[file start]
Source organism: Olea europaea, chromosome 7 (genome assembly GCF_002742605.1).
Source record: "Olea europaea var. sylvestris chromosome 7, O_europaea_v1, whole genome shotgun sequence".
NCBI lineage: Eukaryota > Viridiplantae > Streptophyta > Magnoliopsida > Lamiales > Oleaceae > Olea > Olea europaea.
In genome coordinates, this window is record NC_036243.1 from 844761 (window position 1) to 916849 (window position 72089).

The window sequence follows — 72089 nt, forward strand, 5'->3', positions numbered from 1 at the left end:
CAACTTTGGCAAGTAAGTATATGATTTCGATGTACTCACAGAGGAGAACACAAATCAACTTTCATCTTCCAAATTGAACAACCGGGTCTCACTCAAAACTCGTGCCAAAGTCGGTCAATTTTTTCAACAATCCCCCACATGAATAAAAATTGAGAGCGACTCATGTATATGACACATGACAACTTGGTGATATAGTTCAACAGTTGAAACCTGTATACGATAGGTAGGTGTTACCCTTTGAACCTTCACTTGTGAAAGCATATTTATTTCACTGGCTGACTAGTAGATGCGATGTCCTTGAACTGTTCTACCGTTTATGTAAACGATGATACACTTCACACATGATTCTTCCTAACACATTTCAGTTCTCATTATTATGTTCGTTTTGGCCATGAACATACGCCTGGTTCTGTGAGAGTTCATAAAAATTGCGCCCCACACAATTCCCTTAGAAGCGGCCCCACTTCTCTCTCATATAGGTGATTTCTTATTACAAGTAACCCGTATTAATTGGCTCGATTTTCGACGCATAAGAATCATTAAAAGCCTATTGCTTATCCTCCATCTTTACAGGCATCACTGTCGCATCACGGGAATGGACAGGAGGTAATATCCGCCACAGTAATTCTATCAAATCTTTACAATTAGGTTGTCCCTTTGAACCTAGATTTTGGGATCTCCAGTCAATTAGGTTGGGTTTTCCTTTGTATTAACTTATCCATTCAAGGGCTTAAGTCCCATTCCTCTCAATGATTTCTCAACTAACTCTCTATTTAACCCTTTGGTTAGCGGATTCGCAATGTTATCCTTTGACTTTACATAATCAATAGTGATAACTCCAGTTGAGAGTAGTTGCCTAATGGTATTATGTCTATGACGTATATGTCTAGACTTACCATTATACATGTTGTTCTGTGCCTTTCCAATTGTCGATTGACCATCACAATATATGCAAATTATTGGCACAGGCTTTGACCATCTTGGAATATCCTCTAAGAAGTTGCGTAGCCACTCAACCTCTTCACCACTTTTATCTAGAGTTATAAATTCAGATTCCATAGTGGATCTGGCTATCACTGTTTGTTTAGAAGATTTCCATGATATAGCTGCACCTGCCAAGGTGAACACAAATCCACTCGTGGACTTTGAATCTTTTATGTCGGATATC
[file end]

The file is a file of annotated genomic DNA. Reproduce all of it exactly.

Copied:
Source organism: Olea europaea, chromosome 7 (genome assembly GCF_002742605.1).
Source record: "Olea europaea var. sylvestris chromosome 7, O_europaea_v1, whole genome shotgun sequence".
NCBI lineage: Eukaryota > Viridiplantae > Streptophyta > Magnoliopsida > Lamiales > Oleaceae > Olea > Olea europaea.
In genome coordinates, this window is record NC_036243.1 from 844761 (window position 1) to 916849 (window position 72089).

The window sequence follows — 72089 nt, forward strand, 5'->3', positions numbered from 1 at the left end:
CAACTTTGGCAAGTAAGTATATGATTTCGATGTACTCACAGAGGAGAACACAAATCAACTTTCATCTTCCAAATTGAACAACCGGGTCTCACTCAAAACTCGTGCCAAAGTCGGTCAATTTTTTCAACAATCCCCCACATGAATAAAAATTGAGAGCGACTCATGTATATGACACATGACAACTTGGTGATATAGTTCAACAGTTGAAACCTGTATACGATAGGTAGGTGTTACCCTTTGAACCTTCACTTGTGAAAGCATATTTATTTCACTGGCTGACTAGTAGATGCGATGTCCTTGAACTGTTCTACCGTTTATGTAAACGATGATACACTTCACACATGATTCTTCCTAACACATTTCAGTTCTCATTATTATGTTCGTTTTGGCCATGAACATACGCCTGGTTCTGTGAGAGTTCATAAAAATTGCGCCCCACACAATTCCCTTAGAAGCGGCCCCACTTCTCTCTCATATAGGTGATTTCTTATTACAAGTAACCCGTATTAATTGGCTCGATTTTCGACGCATAAGAATCATTAAAAGCCTATTGCTTATCCTCCATCTTTACAGGCATCACTGTCGCATCACGGGAATGGACAGGAGGTAATATCCGCCACAGTAATTCTATCAAATCTTTACAATTAGGTTGTCCCTTTGAACCTAGATTTTGGGATCTCCAGTCAATTAGGTTGGGTTTTCCTTTGTATTAACTTATCCATTCAAGGGCTTAAGTCCCATTCCTCTCAATGATTTCTCAACTAACTCTCTATTTAACCCTTTGGTTAGCGGATTCGCAATGTTATCCTTTGACTTTACATAATCAATAGTGATAACTCCAGTTGAGAGTAGTTGCCTAATGGTATTATGTCTATGACGTATATGTCTAGACTTACCATTATACATGTTGTTCTGTGCCTTTCCAATTGTCGATTGACCATCACAATATATGCAAATTATTGGCACAGGCTTTGACCATCTTGGAATATCCTCTAAGAAGTTGCGTAGCCACTCAACCTCTTCACCACTTTTATCTAGAGTTATAAATTCAGATTCCATAGTGGATCTGGCTATCACTGTTTGTTTAGAAGATTTCCATGATATAGCTGCACCTGCCAAGGTGAACACAAATCCACTCGTGGACTTTGAATCTTTTATGTCGGATATC